Saturday, November 28, 2009

Pomanders

Today we got around to making pomanders. The fruit was purchased a few days ago, but there was finally an hour or so that we could sit and let the fragrances of the citrus and spices waft about. We usually see this done with oranges, but for years we have preferred using lemons and limes. They don't spoil nearly as often, and oranges are just too good for eating!Begin with nice, blemish-free fruits. If you'd like to hang it from a ribbon, tape or band off sections where the ribbon will go, so you don't put cloves there. The lemon shown being worked on will shrink quite a bit, but there will be a clear line where the rubber bands have been.Use something sharp to make a hole, rather than trying to jam the cloves in. That just makes your fingers hurt. We used wooden skewers here, but have used nails, etc. in the past.We enjoy making different patterns and designs. They won't be terribly clear when the pomander is cured, but they do look pretty cool. When the kids were little, we set them to work on the tiny kumquats, and they loved it... of course those are too small for any sort of pattern.When the fruit is covered with all the cloves you want to insert, make up a rolling blend. We used equal parts of cinnamon, nutmeg, and clove, with a smidge of orris root.Cover the pomanders and then roll them over and pour the spices over every side and surface.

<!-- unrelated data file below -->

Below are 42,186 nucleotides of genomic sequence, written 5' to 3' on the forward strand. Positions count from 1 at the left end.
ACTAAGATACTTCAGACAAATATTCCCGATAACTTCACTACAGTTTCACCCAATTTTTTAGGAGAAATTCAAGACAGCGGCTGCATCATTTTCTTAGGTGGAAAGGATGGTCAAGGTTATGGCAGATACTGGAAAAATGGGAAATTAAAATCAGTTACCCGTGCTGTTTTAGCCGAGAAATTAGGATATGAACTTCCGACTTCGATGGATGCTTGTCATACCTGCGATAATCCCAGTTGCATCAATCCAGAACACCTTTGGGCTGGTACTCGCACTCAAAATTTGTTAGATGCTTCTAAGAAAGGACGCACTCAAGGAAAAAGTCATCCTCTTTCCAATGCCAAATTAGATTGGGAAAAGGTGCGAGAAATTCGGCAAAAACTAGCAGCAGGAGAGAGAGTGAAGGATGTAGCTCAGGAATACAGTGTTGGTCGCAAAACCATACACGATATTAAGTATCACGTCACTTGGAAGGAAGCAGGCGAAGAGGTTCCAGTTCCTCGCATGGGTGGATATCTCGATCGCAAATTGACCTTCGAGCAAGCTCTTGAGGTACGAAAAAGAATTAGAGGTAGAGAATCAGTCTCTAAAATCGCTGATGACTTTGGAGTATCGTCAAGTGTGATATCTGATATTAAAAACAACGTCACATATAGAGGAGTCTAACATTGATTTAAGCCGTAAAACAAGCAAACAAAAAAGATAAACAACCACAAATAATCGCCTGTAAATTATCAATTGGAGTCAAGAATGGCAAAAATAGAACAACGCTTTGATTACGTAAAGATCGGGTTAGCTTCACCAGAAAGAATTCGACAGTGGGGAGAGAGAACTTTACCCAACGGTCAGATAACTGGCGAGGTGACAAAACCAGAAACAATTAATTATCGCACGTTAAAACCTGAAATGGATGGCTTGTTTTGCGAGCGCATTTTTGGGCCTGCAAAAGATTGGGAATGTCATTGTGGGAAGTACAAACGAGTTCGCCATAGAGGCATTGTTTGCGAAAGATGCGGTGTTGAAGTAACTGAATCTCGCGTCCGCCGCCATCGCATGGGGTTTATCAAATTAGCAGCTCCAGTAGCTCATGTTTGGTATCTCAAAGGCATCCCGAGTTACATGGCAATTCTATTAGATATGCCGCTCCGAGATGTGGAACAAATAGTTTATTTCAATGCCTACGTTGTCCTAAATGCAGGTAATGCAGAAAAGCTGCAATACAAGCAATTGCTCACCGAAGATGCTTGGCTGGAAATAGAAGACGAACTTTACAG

Each day for the next couple of weeks you'll want to roll them around gently in the spices, and spoon it from the plate onto the top of them. They will gradually dessicate, become incredibly lightweight. You can enclose them in fine mesh if you want, or just tie a ribbon around them to hang in the closet.

A really fun and fragrant craft for the holidays!

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